14ymedio, Regina Coyula, Havana, 8 September 2015 – The September 7 news broadcast included a report about public transportation in the Cuban capital. Apart from the curiosity of observing the incipient or frank obesity of almost all the leaders who appear on television, they and other workers in the sector are concerned about the vandalization the buses are subjected to, the frequent breakdowns because they are so overloaded every day, the seven million dollars destined for the purchase of new equipment and spare parts, and the efforts of the company and the country’s leaders to improve service. Although it wasn’t mentioned, the city’s fleet was renovated in 2007 and has now experienced eight years of overuse.
For longer than I thought they would, the buses maintained their good appearance, unmarked and clean. I expected to see these buses prove the “broken window theory” and, indeed, when signs of deterioration began to appear it was unstoppable. In addition to filth, the accordions on the articulated buses are cracked, many of the windows are jammed, the sealing strips are missing and if not dealt with in time those strips that are loose will follow the path of the missing.
The agency buses, added a few years ago to ease the crisis, now pass up bus stops, already full, despite the desperate signals of their would-be passengers. How much do these buses cost their respective agencies to make only two daily trips which require a driver, gas and a mechanic. How much does it cost?
Private transport trucks supplement some of the shortcomings of public transport, but the solution is not to transport people in trucks, not to mention the price is several times higher, given that they offer a deficient service.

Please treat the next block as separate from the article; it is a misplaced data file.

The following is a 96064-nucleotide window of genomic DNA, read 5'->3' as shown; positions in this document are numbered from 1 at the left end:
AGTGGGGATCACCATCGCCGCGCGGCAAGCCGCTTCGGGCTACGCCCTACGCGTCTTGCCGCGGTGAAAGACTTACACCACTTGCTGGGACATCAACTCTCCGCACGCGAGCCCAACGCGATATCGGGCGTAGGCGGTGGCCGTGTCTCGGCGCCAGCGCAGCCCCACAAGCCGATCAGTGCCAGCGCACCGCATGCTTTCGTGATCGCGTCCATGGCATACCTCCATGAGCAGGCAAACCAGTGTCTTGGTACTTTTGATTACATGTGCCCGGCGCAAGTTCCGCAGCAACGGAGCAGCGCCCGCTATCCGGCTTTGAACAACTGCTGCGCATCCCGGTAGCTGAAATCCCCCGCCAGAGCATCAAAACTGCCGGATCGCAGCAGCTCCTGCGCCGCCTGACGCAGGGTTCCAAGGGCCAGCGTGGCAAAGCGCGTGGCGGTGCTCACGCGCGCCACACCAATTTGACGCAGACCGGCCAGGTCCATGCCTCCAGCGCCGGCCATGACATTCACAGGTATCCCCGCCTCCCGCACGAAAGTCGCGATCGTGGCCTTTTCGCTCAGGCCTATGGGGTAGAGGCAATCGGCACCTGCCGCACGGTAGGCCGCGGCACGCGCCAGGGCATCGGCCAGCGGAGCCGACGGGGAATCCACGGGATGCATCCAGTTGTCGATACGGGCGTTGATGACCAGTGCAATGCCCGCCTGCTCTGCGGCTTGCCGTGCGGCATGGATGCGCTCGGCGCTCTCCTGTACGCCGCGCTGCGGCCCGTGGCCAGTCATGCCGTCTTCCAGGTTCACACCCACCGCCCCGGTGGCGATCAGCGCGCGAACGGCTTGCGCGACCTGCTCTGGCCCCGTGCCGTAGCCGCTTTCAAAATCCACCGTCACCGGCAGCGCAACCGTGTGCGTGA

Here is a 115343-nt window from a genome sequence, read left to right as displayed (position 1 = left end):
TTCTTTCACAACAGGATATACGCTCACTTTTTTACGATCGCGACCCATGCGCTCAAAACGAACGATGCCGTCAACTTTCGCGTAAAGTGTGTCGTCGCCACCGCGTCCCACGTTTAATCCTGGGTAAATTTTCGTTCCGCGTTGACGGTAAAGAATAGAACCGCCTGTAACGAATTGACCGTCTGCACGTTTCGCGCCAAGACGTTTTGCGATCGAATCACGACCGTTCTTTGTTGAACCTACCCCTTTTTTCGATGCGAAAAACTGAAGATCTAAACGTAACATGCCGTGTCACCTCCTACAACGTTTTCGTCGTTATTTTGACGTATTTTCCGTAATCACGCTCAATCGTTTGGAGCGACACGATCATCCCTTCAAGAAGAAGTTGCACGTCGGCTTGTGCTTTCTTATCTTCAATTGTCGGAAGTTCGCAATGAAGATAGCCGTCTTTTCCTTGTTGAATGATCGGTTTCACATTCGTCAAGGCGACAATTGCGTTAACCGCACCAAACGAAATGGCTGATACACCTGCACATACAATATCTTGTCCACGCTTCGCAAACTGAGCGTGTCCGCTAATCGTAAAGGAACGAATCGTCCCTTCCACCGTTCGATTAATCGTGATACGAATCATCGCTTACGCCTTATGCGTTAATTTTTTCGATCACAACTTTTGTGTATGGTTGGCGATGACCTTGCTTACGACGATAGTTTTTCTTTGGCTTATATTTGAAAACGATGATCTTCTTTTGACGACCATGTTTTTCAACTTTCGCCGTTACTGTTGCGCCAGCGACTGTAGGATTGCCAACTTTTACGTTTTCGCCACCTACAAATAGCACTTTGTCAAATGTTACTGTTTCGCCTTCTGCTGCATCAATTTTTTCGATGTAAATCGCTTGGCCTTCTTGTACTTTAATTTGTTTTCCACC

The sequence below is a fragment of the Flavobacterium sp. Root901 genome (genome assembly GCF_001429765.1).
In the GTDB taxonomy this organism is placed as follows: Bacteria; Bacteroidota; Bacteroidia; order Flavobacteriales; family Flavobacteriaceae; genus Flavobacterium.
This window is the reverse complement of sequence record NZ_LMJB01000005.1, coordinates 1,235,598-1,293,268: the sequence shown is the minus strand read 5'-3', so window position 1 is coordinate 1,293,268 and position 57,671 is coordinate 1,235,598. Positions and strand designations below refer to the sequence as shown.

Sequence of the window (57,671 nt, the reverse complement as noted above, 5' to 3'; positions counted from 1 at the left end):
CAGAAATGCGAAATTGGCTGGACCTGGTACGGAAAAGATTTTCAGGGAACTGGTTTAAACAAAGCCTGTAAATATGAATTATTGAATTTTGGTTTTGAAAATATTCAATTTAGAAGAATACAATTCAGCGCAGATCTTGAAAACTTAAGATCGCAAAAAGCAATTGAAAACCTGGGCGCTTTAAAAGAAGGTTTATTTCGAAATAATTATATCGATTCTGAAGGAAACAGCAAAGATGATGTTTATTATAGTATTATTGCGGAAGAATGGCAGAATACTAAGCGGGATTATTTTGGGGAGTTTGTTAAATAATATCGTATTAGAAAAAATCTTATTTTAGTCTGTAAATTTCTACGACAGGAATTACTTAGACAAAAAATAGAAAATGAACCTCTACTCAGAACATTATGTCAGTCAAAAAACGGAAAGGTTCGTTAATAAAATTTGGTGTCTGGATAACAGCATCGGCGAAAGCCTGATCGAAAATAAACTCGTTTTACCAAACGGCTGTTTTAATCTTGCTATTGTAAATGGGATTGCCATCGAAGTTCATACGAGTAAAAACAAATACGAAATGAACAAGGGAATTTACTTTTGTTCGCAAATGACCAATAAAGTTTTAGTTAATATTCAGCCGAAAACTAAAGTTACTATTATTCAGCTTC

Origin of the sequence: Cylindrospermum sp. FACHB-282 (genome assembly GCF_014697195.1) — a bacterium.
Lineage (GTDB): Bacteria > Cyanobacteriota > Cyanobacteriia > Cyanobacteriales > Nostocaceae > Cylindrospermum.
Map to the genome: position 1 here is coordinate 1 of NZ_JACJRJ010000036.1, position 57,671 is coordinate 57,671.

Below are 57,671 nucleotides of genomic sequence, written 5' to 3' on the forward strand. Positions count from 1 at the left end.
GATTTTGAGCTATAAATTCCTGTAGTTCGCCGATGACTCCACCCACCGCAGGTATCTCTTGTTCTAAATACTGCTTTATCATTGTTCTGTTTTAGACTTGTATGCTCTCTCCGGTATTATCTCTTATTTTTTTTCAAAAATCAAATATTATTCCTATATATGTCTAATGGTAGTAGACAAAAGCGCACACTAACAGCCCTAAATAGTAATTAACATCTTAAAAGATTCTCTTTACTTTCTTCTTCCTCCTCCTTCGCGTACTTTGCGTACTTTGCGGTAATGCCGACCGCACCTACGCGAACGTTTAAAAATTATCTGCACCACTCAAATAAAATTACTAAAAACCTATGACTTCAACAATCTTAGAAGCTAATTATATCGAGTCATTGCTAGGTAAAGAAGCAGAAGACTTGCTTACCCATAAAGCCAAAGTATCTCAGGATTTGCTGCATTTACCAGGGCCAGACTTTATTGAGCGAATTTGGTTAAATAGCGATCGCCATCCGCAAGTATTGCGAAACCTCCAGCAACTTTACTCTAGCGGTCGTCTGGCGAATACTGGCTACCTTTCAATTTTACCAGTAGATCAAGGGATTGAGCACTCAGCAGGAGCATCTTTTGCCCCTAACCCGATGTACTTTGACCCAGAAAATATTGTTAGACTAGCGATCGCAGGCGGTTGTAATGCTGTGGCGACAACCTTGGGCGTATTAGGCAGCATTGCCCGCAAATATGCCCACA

Private carriers should have the option of bank loans or other methods to acquire a bus
The news report mentioned the lack of scruples of those who urinate in the buses, the graffiti “artists,” the rudeness of those who push to get on first, and even sadder, the lack of solidarity for older people or people with children. With summer vacation just ended, I have fresh images of parents who in the desire to give their children some distraction, traveled with their little ones to the beach or the zoo without other passengers offering them a seat. There are seats for the disabled, the pregnant and people with small children, clearly differentiated by their yellow color, but a great many people feel that if those seats are already occupied, too bad. Twice I have spoken up to demand a seat for women with babies, and failed.
The drivers, on more than a few occasions, are a part of the problem rather than the solution. As they are now required to pay out a sum of money before each trip, the informal fare collector has appeared who, on behalf of the driver, collects the fares and encourages the passengers to get on by the back door so as to stop as briefly as possible. The drivers are deaf to passenger complaints of excessive speed, sudden braking or the imposition of their own musical tastes; and I don’t even bother to ask them not to smoke. All this along with the previous paragraph gives an idea of how we travel and our values at the social level.
The idea of turning public transport into a cooperative has often been raised—a different way of trying to resolve some of the city’s oldest problems—but control remains in the hands of the Urban Bus Company.
Private carriers should have the option of bank loans or other methods to acquire a bus and let the trucks go back to carrying goods. These are not new ideas, they have proved their value in practice and have been aired in public forums, specialized meetings and in public opinions surveyed by the written press. There is no explanation for why, in the so-called updating of the country’s economic model, the “lack of haste*” hasn’t resulted in a viable alternative for easing the crisis in public transport.
This is perfectly captured in one of the most often heard phrases at the bus stops: Cleary the leaders don’t travel by bus!
*Translator’s note: From a phrase delivered in a speech by Raul Castro commenting that the update of the economic model would be accomplished “without pause, but without haste.”